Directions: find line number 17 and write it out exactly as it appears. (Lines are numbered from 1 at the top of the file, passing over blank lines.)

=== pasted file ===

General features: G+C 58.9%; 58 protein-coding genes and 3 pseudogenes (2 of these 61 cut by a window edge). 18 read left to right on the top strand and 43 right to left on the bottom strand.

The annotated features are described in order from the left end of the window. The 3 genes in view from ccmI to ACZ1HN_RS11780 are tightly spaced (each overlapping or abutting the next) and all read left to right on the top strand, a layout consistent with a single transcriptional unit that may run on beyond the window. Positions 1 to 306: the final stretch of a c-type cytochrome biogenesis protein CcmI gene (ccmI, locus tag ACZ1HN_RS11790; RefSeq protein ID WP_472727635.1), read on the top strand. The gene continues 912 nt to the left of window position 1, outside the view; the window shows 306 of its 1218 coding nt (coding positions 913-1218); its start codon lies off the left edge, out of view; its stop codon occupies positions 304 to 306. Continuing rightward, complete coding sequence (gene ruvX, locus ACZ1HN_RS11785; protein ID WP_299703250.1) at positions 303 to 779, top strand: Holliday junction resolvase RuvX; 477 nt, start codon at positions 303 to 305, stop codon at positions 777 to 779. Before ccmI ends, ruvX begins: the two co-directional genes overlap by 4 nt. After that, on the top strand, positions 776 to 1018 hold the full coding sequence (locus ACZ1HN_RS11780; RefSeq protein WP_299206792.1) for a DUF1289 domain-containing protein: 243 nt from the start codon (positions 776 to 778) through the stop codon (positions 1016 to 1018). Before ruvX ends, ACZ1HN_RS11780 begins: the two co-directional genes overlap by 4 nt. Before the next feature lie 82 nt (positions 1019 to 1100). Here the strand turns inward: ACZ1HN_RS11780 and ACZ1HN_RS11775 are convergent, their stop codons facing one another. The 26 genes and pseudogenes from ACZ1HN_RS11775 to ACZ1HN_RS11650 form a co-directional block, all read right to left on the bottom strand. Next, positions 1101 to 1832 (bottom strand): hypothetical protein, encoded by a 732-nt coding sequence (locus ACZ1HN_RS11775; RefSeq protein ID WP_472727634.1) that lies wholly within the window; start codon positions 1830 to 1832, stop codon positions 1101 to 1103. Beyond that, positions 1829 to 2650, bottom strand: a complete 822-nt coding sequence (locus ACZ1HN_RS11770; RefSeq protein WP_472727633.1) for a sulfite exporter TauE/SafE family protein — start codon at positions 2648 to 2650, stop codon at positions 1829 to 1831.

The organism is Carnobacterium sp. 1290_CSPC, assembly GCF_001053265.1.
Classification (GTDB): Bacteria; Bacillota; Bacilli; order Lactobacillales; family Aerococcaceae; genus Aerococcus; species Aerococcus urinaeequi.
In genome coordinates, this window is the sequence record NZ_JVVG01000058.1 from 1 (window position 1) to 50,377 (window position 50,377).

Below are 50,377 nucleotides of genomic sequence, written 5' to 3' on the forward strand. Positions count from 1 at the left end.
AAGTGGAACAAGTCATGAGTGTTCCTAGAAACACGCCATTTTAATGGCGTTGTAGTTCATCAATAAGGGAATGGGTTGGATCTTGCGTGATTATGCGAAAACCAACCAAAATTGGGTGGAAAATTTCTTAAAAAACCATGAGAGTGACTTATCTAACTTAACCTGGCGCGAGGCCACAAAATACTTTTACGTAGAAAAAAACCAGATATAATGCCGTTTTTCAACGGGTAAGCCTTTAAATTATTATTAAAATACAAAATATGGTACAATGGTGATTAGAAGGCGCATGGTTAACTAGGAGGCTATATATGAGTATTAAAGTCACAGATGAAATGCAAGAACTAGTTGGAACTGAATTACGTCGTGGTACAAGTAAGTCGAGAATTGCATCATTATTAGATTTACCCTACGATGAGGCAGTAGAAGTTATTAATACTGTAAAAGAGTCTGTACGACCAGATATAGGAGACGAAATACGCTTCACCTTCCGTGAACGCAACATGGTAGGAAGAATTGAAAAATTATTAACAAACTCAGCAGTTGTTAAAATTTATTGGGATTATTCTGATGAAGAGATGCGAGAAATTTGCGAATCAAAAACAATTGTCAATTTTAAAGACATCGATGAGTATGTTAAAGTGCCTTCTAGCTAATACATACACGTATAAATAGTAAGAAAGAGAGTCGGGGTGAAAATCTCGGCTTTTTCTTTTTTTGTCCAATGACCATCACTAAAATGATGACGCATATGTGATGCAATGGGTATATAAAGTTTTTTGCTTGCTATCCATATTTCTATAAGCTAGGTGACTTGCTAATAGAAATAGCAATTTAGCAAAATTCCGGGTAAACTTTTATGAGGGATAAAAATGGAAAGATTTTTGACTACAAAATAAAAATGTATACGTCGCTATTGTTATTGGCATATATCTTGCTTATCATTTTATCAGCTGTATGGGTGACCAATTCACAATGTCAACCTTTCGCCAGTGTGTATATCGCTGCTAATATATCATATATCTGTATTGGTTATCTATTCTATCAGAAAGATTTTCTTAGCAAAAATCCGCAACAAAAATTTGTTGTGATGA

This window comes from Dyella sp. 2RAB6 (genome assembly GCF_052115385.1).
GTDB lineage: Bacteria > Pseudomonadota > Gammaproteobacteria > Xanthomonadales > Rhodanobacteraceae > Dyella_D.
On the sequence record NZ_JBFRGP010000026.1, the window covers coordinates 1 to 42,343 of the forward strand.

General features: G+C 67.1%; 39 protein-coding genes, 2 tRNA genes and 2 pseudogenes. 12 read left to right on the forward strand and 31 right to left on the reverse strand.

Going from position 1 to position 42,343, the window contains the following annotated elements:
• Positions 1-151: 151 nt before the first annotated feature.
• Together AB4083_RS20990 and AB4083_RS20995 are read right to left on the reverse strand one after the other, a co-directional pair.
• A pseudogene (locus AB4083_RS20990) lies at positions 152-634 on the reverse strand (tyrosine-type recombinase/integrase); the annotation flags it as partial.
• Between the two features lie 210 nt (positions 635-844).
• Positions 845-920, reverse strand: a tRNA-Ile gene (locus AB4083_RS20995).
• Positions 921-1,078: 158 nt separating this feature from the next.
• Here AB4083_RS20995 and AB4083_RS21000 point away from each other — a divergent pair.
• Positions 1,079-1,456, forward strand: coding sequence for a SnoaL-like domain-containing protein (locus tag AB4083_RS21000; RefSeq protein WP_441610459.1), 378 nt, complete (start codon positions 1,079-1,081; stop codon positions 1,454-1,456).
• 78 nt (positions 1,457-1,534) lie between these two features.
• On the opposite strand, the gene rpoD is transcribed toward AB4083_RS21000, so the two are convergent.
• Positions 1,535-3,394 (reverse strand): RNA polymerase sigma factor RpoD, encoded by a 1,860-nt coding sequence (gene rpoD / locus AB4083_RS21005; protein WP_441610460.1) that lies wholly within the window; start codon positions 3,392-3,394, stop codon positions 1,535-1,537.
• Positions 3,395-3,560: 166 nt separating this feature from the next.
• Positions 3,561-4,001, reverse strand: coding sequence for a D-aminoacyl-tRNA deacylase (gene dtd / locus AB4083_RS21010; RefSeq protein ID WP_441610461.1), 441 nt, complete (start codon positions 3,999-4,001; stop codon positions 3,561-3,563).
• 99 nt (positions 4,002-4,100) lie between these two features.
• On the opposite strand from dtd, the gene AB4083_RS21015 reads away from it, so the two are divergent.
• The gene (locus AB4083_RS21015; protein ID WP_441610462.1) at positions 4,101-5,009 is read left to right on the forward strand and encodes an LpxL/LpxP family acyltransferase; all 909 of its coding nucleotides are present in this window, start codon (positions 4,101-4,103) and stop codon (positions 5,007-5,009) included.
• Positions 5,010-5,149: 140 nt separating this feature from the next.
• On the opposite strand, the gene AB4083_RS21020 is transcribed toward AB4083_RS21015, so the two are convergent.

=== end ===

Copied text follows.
• Positions 845-920, reverse strand: a tRNA-Ile gene (locus AB4083_RS20995).